In 1944 British warplanes bombed the Berlin Philharmonic’s home, destroying instruments, archives and music along with their beautiful concert hall. But still they managed to keep performing and even touring — right up until the day when, as Misha Aster writes, “The Third Reich’s demise cut the 1944–1945 Philharmonische Konzerte series drastically short.”
There were many factors involved in the orchestra’s remarkable survival under the Third Reich, not least the determination of the musicians themselves. But in this study of the orchestra during that period Aster pinpoints the main reason right in his title — it became the Reich’s orchestra.
With his exhaustive research in archives and obscure private collections, Aster traces how the orchestra, facing bankruptcy in 1933, went from being a self-governing, independent collective to a symbol of the Nazi regime. It was clearly a matter of compromise rather than political commitment. Its principal conductor at the time of the deal, the celebrated Wilhelm Furtwängler, never joined the Nazi party (unlike their long-serving post-war chief conductor, Herbert von Karajan). But once it was run directly by the Nazis, with Joseph Goebbels, Hitler’s propaganda minister, as boss, it now functioned as an “instrument of cultural propaganda.” Duties included performing for Hitler’s birthday celebrations.
Soon enough, the orchestra was purged of Jewish performers, including its prized concertmaster Szymon Goldberg. Jewish patrons were prohibited from attending concerts, and Jewish composers like Mendelssohn and Mahler were removed from the repertoire. But Furtwängler’s indignant resignation from the orchestra in 1934 — temporary, as it turned out — was sparked by the Nazis’ political interference in artistic affairs, in this case a choice of repertoire, rather than direct opposition to their policies.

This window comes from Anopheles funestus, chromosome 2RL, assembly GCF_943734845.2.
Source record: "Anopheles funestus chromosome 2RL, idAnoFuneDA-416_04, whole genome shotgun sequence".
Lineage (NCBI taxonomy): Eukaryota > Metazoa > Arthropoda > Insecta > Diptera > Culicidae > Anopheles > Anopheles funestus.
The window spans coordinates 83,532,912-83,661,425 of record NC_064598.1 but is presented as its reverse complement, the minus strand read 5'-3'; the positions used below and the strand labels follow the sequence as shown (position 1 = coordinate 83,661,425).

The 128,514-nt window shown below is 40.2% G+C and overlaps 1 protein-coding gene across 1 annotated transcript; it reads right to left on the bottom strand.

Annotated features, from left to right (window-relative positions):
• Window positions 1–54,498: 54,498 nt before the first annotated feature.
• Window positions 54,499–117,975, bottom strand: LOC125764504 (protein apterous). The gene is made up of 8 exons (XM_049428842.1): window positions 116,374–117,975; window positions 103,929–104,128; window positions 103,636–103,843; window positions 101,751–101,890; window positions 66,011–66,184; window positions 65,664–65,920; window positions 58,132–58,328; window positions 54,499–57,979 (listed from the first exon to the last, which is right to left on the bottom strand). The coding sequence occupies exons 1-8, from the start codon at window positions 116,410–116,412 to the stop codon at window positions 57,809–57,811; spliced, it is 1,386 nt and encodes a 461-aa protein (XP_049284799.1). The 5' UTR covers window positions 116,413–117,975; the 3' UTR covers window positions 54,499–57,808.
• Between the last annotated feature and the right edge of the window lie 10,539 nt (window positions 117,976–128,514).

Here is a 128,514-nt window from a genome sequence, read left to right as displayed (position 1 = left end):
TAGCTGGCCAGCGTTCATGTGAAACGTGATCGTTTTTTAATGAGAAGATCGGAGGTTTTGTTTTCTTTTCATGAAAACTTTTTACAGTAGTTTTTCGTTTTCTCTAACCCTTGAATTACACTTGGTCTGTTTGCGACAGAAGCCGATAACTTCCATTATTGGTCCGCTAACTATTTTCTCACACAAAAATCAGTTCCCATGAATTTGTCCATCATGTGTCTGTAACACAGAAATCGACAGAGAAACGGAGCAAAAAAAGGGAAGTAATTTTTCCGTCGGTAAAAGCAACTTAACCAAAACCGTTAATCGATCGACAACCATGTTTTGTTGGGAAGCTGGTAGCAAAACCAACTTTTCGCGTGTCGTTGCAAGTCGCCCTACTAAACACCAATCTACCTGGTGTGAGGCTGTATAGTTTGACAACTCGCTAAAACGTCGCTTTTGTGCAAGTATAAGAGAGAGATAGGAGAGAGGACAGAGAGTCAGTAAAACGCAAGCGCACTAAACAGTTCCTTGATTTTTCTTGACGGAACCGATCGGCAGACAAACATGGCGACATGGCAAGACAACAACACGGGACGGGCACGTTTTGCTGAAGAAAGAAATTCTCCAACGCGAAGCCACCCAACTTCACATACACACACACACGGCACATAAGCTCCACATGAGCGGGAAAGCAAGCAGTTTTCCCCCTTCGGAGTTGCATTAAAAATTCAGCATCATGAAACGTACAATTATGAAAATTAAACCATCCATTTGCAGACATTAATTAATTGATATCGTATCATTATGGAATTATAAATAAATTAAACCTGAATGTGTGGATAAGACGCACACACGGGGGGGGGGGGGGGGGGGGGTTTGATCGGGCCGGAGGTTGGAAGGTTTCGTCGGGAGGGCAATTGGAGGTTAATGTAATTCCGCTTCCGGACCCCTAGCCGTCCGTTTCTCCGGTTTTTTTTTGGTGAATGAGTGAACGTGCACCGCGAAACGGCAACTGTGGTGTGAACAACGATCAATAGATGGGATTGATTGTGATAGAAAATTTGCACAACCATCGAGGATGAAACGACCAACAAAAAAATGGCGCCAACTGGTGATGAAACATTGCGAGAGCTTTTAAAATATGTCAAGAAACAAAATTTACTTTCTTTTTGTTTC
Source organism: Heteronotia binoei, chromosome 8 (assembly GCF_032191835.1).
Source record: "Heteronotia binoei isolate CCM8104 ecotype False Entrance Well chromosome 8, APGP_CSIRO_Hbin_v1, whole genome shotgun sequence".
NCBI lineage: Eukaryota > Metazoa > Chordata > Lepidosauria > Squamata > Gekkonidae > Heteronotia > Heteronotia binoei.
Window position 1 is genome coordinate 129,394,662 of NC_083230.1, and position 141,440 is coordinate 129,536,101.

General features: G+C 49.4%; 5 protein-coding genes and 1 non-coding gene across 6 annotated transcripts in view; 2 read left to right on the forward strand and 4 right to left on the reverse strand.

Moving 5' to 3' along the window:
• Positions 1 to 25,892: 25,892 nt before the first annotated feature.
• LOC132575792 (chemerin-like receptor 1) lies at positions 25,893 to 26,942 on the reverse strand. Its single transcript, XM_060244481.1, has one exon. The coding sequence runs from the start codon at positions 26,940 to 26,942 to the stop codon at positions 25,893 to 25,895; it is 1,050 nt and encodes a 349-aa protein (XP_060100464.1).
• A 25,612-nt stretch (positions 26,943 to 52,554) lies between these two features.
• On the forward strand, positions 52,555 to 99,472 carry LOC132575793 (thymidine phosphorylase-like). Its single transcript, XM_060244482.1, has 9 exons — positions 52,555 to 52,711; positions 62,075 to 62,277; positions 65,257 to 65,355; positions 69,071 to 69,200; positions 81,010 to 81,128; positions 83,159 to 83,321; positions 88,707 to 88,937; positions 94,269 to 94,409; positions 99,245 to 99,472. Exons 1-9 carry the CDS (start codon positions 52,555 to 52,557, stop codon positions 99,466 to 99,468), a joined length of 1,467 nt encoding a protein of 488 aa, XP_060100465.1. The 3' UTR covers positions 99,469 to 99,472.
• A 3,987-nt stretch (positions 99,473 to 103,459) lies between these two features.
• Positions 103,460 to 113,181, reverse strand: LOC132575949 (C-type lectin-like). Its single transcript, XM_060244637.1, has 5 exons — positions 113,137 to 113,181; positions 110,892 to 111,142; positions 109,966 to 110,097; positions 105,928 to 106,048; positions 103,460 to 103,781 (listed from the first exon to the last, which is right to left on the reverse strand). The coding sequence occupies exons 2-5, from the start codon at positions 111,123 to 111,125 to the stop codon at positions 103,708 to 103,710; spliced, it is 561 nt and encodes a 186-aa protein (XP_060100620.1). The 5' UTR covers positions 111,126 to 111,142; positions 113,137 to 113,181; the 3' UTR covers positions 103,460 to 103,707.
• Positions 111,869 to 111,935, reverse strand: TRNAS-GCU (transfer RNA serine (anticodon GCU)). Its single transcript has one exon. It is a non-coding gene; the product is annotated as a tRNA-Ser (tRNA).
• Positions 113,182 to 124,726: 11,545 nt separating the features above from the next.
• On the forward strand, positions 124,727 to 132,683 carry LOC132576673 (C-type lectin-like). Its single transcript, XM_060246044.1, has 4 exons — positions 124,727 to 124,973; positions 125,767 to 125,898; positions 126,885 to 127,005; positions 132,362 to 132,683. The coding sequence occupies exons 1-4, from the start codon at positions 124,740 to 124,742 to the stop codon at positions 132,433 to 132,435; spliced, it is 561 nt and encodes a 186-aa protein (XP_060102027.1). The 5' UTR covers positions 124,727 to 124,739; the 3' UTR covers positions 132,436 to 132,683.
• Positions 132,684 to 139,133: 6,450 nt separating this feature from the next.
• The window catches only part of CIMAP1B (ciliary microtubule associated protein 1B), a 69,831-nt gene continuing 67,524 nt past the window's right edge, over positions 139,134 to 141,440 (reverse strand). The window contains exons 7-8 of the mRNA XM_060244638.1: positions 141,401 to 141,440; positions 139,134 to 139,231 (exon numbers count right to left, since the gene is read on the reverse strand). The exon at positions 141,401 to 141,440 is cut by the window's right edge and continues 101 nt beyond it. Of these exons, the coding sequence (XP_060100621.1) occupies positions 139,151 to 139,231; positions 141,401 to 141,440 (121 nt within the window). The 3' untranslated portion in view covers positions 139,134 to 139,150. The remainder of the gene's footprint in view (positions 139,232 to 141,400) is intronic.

Aster is a Canadian historian living in Berlin. His book was originally published in German, and too many traces of that still remain. Terms and concepts are left in their original German, and translated only on their initial mention, if at all. Nor are they included in the sparse index, or provided with a separate glossary. Similarly with the numerous acronyms — I couldn’t keep them straight. And many passages quoted in the text and the comprehensive footnotes are left untranslated from their original German and French.
But Aster’s thorough, systematic research pays off again and again throughout this book. His straightforward style proves ideal for uncovering the ambiguities of the orchestra’s situation, especially when, in the final chapter, he analyzes how it all adds up. After the war, the orchestra had to answer for its recent past and redesign itself. It did so by building on its strongest assets, “its collective combative spirit and the group’s shrewd political judgement.” These were the very qualities that had ensured its survival during the Third Reich, as Aster shows so well.
Concert Note (for 2012/13 season): The Philharmonia Quartett Berlin, made up of members of the Berlin Philharmonic, performs at the St. Lawrence Centre on October 11, 2012, at 8pm, for Music Toronto.